This is a post I’ve been hoping to write. And now I can because, as you’ve undoubtedly read, the Supreme Court majority has preserved the subsidies low and moderate- income people have been getting to help them afford health insurance purchased on the federally-operated exchange.
You may also have read some of the dire warnings of what would happen if the Court had ruled otherwise. Perhaps not as many as I’ve ferreted out, however. So I’ll begin with them. Then I’ll briefly highlight a less publicized warning of yet further harm, presumably averted.
Nearly Three-Quarters of Subsidies Saved
As you probably know, plaintiffs contended that the federal government couldn’t subsidize the costs of health insurance purchased on the exchange it created for people in the 34 states that wouldn’t — or in some cases, decided they couldn’t — create their own exchanges.
Say five instead of three Supreme Court members had agreed.
About 6.4 million people would have lost the tax credits that serve as subsidies, according to the latest enrollment figures. That’s roughly 74% of all those who receive them.
Their subsidies average $272 a month. So if premiums stayed the same, they’d have had to come up with an additional $3,264 a year. But premiums wouldn’t have stayed anywhere near the same. They’d have increased by an average of 35% next year, according to Urban Institute analyses.
Basic market forces would have driven a so-called death spiral. First, relatively young, healthy people would have decided to forgo health insurance rather than pay what their subsidies had covered. Insurance companies then would have faced higher per-customer healthcare costs. So they’d have jacked up their premiums to compensate.
Which, of course, would have led to more younger, healthier dropouts. Which would have led to … Well, you see where this is going. Premiums would ultimately have increased by 47%, the RAND Corporation concluded — unless states belatedly set up their own exchanges.
Some might have given it a shot. But few, if any could have gotten their own exchanges up and running by next year.
Some surely wouldn’t have tried. We’ve still got 18 states that refuse to expand their Medicaid programs, even though the federal government would initially cover all the healthcare costs of newly-eligible beneficiaries — and virtually all so long as that part of the ACA remains intact.
Most of these states, as well as others were in a wait-and-see mode. Some clearly looked to Congress to let them do whatever they fancied. And indeed, the House Republicans’ latest block grant plan would have. Not a happy prospect, for various reasons.
Greatest Reprieve for Poor and Near-Poor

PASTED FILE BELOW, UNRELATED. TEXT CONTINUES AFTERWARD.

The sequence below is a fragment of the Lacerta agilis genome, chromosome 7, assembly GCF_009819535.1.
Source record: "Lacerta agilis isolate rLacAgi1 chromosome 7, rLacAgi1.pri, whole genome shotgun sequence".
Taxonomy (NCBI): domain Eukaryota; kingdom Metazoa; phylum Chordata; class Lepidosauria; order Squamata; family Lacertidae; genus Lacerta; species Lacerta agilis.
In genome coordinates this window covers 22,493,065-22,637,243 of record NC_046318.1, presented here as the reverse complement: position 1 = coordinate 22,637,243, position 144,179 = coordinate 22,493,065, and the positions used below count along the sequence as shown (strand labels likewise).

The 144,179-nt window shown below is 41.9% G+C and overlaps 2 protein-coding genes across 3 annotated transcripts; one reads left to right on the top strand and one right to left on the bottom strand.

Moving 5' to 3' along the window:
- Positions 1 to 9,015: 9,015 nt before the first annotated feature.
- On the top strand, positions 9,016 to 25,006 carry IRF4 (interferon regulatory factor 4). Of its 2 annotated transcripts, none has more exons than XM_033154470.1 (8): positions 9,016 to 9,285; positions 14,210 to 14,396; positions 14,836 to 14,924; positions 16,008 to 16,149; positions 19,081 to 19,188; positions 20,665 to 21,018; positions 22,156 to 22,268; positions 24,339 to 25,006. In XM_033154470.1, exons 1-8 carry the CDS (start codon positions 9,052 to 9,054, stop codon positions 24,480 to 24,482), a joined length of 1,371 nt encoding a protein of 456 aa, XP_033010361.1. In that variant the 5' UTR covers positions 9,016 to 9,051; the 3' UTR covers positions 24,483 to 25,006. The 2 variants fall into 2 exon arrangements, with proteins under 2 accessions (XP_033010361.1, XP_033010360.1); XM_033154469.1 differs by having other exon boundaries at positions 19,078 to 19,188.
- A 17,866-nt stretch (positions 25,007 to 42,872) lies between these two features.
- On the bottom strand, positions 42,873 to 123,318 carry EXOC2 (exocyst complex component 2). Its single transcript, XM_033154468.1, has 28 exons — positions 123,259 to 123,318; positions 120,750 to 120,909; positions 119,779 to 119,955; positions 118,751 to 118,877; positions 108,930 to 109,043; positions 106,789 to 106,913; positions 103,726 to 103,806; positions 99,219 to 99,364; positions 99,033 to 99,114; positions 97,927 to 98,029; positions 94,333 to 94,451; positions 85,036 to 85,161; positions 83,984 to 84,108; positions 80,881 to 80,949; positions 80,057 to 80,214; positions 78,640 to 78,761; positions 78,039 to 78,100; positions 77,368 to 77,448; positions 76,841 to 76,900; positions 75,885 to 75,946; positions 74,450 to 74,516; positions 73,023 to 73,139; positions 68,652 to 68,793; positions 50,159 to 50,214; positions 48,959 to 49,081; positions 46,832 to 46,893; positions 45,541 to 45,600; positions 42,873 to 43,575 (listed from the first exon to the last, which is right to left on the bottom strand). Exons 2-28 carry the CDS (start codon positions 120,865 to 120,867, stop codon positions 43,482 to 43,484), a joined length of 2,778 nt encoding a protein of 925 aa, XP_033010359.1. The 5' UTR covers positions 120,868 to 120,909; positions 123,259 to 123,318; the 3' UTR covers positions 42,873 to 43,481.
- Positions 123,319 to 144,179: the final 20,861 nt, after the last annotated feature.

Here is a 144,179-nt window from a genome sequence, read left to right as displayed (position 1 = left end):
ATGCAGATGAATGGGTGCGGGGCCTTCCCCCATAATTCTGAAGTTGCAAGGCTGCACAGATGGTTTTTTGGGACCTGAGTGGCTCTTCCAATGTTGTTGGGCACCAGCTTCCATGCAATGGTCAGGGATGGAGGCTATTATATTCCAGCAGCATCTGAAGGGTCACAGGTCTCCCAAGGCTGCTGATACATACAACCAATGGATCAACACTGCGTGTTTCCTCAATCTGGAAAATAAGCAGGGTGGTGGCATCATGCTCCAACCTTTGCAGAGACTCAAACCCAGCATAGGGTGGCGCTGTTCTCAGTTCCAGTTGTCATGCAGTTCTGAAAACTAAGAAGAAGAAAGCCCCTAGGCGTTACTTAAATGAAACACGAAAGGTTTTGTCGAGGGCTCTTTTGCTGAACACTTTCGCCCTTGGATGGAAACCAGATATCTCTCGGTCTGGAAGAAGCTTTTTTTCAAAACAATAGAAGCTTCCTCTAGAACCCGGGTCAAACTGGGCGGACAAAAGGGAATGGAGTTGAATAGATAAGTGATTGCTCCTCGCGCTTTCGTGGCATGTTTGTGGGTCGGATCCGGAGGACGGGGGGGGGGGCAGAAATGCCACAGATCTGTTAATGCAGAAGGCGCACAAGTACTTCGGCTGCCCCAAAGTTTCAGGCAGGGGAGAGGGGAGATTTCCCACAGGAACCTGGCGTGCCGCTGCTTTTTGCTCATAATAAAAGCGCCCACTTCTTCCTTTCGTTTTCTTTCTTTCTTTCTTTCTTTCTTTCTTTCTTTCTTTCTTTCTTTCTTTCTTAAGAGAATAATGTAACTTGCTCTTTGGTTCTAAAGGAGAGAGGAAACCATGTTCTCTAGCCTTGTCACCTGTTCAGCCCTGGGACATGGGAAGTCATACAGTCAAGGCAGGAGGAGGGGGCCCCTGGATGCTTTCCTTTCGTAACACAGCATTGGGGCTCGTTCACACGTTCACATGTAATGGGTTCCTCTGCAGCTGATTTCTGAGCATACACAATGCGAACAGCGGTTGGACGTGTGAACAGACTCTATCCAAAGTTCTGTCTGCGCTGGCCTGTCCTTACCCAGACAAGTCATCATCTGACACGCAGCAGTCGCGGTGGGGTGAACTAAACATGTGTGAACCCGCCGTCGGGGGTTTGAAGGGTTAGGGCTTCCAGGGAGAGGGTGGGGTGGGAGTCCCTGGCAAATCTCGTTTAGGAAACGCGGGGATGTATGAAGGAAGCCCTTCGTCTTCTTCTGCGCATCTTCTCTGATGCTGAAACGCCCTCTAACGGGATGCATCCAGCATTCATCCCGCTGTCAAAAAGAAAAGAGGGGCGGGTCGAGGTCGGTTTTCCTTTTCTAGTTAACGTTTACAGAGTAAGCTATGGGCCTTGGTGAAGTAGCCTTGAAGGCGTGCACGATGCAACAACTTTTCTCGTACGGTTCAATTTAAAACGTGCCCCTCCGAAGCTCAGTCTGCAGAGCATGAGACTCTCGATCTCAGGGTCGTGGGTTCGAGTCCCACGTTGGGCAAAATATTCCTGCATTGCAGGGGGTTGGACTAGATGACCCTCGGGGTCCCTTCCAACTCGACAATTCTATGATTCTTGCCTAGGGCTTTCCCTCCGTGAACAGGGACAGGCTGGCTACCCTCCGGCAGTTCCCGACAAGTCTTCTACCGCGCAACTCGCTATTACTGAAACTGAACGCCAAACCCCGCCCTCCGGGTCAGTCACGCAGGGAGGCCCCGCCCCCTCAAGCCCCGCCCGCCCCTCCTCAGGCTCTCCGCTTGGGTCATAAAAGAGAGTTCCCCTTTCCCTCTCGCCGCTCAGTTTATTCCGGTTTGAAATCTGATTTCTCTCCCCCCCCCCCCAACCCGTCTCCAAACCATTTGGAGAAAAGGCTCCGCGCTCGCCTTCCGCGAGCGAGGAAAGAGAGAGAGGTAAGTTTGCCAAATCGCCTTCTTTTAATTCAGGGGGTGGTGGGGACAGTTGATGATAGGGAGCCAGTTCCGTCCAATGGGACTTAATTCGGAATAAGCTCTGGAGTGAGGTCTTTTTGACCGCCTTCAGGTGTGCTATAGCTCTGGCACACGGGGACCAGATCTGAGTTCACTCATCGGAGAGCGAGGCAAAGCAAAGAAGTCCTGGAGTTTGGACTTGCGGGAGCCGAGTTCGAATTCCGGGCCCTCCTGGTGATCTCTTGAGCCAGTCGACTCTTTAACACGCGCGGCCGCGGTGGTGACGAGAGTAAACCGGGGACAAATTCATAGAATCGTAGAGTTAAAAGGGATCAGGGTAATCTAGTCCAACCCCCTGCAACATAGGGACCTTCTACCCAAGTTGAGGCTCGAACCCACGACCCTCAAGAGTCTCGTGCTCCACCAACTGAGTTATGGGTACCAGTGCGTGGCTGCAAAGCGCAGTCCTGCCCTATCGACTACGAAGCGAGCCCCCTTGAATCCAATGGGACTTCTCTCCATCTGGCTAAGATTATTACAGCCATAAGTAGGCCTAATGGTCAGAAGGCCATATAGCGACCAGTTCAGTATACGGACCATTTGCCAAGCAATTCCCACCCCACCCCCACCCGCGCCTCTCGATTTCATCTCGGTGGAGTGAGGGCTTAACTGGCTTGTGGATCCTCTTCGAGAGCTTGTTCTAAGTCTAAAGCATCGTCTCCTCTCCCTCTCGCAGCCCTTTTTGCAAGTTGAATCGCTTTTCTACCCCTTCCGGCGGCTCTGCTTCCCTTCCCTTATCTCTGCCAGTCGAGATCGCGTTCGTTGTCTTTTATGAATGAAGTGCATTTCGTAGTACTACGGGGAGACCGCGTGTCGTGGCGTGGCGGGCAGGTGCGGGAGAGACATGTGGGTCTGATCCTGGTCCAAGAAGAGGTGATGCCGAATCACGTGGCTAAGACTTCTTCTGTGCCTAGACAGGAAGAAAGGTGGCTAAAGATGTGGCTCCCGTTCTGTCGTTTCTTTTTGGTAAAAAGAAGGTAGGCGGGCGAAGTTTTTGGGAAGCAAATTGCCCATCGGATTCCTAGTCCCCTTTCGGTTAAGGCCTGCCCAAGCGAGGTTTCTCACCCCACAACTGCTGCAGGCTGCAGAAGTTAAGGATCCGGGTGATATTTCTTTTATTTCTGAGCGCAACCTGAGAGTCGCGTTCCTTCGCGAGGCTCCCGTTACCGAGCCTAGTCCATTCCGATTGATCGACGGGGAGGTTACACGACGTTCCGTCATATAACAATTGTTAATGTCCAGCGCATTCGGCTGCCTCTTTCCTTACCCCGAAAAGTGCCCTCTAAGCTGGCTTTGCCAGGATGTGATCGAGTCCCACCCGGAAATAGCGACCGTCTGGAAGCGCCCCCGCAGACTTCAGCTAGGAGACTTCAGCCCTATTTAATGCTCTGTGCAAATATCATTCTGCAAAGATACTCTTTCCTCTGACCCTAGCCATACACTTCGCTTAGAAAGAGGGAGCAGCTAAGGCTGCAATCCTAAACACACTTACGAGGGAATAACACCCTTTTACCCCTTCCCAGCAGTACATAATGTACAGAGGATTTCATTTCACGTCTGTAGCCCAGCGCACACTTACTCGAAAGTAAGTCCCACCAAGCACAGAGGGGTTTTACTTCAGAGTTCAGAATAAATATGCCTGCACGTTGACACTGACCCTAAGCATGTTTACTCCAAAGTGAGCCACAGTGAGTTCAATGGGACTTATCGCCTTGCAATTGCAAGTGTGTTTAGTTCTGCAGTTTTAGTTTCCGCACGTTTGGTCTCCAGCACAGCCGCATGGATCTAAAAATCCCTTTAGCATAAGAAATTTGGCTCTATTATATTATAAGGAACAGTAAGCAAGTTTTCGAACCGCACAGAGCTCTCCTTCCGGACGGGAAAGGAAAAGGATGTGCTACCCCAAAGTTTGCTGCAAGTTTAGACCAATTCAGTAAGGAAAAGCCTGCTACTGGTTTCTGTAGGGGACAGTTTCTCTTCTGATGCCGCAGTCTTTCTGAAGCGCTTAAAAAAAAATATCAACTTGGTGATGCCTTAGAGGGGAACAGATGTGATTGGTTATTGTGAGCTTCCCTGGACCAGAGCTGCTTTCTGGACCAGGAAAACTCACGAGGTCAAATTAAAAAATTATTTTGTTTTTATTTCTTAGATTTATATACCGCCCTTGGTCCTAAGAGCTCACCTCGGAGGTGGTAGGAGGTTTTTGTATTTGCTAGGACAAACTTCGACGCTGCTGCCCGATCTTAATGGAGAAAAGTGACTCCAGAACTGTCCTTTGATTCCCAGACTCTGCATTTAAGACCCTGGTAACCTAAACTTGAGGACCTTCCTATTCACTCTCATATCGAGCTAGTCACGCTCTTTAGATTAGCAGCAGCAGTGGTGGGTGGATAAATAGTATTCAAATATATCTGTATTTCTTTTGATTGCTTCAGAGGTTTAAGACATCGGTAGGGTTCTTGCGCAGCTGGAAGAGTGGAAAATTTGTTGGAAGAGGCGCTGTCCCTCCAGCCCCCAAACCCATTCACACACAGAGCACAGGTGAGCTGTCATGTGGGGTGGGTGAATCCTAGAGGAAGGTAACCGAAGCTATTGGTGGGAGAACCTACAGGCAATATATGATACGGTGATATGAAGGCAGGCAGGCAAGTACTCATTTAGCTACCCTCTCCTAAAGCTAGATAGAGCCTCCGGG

An adverse ruling wouldn’t have affected the very poorest Americans. They never had a chance to buy subsidized health insurance on an exchange because their household incomes put them below the federal poverty line.
Some are eligible for Medicaid, even in the recalcitrant states. Texas, for example, will cover parents in three-person families with annual incomes at or below 19% of the FPL — currently $3,817. No Medicaid for even the poorest childless adults — nor in any other non-expansion state except Wisconsin.
But the near-poor apparently took advantage of the exchange option. We see, for example, that 94.5% of Mississippi residents enrolled benefit from subsidies averaging $351 a month.
More generally, individuals and families hovering just above the FPL would obviously have been the least able to pay for unsubsidized premiums — and full out-of-pocket costs like copays too. For those Mississippi folks, the average premium hike alone would have been 650%.
Hospitals Saved From Large Losses
Meanwhile, hospitals would have faced bigger cost crunches because they’d have been obliged to provide more emergency care for uninsured people. Through their major associations, they agreed to a lower compensation rate for the uninsured on the assumption there’d be fewer.
A ruling for plaintiffs would have blown another hole in the assumption. (The earlier ruling that made Medicaid expansion optional was the first.)
But hospitals are — and would still have been — stuck with the compensation rate. Their losses due to newly-uninsured patients would have totaled $3.8 billion next year, the Urban Institute estimates.
Next Step in Gutting the Affordable Care Act Short-Circuited
A victory for plaintiffs could well have prompted another round of litigation to dismantle the ACA — or, as one of the strategists put it, to kill “the bastard … as a matter of political hygiene.”
In this scenario, the anti-ACA funders and their allies would probably have called on the courts to invalidate federal funding for Medicaid and the Children’s Health Insurance Program in those same 34 states where residents lost their subsidies.
A bit of background to understand how they’d go at it. The case before the Supreme Court hinged on what the ACA means when it refers to “an exchange established by the state” — or alternatively, whether the use of that term was a drafting glitch, clearly at odds with the intent of the law and other provisions in it.
Well, two wholly separate provisions use the same term, as Modern Healthcare reports. The more consequential conditions federal Medicaid/CHIP funding on states’ ensuring coordination between these programs and “an exchange established by the state.”
A ruling for plaintiffs in the case just decided wouldn’t automatically have denied Medicaid/CHIP funding to the 34 states without their own exchanges. But would it have given ACA opponents a good shot at another challenge affordable health insurance for poor and near-poor Americans? You betcha.